Abel Tasman National Park, an hour northwest of Nelson on New Zealand’s South Island, is renowned for its coastal walking track. It’s the smallest national park in New Zealand, but its crystalline turquoise waters are home to dolphins and seals, and the walking tracks within the forest lead to hidden coves and Maori forts. Only accessible by water or on foot, hiking and kayaking are common activities and the lack of motor vehicles means you’re far more likely to encounter some of the native wildlife that inhabits this scenic part of New Zealand such as penguins, possums, wild pigs and deer.
Katie, New Zealand Specialist
After school, with no idea of what I wanted to do, I decided to take a gap year and complete a round-the-world trip. It was during this trip that I spent two months driving around New Zealand in an old campervan called Albert. After waking up to unbelievable views, such as the shores of Lake Wakatipu or the base of Mount Cook, I fell in love with this majestic country.
Unfortunately, I had to come home though. After completing a four-year degree in sport and exercise sciences (with a year living in California), I still longed to go back to New Zealand. It’s a country that I believe should be on everyone’s travel wish list: with the laid-back locals, snow-topped mountains and turquoise lakes, it’s a place you’ll never forget. I feel very lucky to be able to share my experiences of this amazing place.
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An intimate property located just outside Wanaka, Maple Lodge has only seven rooms and a lovely, homely atmosphere. It’s close enough to town to be able to enjoy all the amenities it has to offer, but the rural location gives guests a serene setting at the end of a busy day. There’s a Jacuzzi where you can relax with views of the surrounding mountains and stargaze when the sun sets, and in the winter months, the large communal living room is warmed by a huge open fire which is great for relaxing with a glass of wine and a book.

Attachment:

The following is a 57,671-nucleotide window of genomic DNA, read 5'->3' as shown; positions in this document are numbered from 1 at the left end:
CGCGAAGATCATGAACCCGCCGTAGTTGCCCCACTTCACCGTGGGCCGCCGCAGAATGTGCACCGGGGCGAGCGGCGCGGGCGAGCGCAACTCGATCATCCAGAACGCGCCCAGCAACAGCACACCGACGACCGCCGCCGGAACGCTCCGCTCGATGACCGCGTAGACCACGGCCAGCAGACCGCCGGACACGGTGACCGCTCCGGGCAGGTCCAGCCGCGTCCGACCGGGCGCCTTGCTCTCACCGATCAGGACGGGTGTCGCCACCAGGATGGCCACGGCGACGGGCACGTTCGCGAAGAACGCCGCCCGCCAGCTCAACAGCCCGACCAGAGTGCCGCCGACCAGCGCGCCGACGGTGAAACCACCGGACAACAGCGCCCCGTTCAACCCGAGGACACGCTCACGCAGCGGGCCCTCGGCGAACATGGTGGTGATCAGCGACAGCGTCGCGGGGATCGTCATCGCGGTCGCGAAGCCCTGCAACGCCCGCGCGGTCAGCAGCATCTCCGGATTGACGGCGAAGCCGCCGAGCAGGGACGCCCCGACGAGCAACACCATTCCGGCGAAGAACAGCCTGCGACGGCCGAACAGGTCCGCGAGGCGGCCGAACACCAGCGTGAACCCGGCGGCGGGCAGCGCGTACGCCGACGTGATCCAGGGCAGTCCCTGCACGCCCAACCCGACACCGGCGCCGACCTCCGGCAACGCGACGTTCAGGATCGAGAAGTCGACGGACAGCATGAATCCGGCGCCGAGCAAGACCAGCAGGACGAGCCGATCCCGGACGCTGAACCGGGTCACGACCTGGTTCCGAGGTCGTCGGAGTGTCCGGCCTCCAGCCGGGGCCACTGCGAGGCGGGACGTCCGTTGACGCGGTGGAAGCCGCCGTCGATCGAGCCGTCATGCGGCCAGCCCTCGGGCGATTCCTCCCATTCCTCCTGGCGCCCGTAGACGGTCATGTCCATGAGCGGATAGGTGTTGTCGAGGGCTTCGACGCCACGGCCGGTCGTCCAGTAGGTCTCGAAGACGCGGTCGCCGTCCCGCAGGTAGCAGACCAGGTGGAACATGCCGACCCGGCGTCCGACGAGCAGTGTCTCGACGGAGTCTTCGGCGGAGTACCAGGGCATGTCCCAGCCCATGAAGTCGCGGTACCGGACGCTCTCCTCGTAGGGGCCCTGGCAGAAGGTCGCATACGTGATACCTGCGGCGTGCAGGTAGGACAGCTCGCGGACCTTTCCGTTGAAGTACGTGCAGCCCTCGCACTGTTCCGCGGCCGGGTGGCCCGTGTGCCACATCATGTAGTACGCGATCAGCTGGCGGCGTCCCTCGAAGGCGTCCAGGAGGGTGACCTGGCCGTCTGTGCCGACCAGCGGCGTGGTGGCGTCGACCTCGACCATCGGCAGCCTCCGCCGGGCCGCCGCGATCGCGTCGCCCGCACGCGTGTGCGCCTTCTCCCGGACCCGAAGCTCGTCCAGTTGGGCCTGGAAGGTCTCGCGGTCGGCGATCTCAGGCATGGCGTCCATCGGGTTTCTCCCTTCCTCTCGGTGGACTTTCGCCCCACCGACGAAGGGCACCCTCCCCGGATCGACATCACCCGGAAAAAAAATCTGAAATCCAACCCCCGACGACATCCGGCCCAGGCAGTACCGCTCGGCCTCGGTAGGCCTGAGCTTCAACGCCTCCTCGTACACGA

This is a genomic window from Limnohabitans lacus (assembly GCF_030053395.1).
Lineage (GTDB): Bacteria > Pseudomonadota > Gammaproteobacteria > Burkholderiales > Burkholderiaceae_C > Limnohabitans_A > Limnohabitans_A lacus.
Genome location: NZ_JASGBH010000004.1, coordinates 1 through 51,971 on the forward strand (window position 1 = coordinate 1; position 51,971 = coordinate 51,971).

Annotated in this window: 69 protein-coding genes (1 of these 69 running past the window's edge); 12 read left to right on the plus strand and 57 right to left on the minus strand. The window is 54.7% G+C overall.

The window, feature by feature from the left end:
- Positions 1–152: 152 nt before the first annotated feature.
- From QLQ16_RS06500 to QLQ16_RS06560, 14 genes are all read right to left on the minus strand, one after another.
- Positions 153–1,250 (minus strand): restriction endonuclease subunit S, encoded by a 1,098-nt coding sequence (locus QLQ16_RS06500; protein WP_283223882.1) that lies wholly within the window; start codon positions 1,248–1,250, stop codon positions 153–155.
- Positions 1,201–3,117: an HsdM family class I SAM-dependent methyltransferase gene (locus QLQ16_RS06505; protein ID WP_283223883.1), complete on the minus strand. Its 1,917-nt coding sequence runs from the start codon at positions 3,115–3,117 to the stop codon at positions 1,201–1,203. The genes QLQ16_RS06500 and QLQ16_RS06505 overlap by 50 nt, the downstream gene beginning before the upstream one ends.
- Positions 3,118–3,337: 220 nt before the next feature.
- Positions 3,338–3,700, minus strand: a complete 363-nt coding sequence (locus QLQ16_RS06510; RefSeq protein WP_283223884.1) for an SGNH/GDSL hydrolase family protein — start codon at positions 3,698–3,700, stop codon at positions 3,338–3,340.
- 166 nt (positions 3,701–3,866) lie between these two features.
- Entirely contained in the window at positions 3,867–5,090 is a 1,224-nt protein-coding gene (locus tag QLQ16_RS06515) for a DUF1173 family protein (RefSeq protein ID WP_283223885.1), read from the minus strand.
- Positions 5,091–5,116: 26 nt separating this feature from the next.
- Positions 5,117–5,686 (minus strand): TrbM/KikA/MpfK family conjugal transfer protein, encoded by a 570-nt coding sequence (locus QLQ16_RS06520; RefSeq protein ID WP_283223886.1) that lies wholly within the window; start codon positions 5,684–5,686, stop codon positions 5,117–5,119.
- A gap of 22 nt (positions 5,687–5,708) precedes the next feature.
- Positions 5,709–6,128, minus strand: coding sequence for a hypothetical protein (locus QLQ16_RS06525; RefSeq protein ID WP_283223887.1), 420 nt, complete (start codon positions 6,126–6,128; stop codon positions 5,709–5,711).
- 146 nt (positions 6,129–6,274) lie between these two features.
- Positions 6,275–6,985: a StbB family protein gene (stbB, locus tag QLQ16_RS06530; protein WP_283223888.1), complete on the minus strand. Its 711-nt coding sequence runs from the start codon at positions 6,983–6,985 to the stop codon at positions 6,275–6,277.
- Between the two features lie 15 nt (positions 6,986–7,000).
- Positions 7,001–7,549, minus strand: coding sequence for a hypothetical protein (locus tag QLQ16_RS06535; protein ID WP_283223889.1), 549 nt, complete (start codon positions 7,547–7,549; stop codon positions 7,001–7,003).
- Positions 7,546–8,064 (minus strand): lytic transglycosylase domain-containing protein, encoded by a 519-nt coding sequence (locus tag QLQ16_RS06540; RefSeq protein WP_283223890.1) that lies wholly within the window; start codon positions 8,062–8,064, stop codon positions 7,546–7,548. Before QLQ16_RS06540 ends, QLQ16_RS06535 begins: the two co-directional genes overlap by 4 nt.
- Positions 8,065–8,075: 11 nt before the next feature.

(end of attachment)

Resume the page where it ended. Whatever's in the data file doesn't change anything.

I'll never forget when…
Lowering myself into ice-cold waters in the middle of a superpod of dusky dolphins off the coast of Kaikoura was a once-in-a-lifetime experience. It was so surreal to be swimming with wild dolphins I couldn’t quite believe it was happening to me. After swimming with these beautiful animals for around 45 minutes, it was time to get back on the boat and watch the flipping and twisting dolphins leaping out of the water against a backdrop of snow-topped mountains. It was so serene and calming, I couldn’t quite wipe the grin off my face.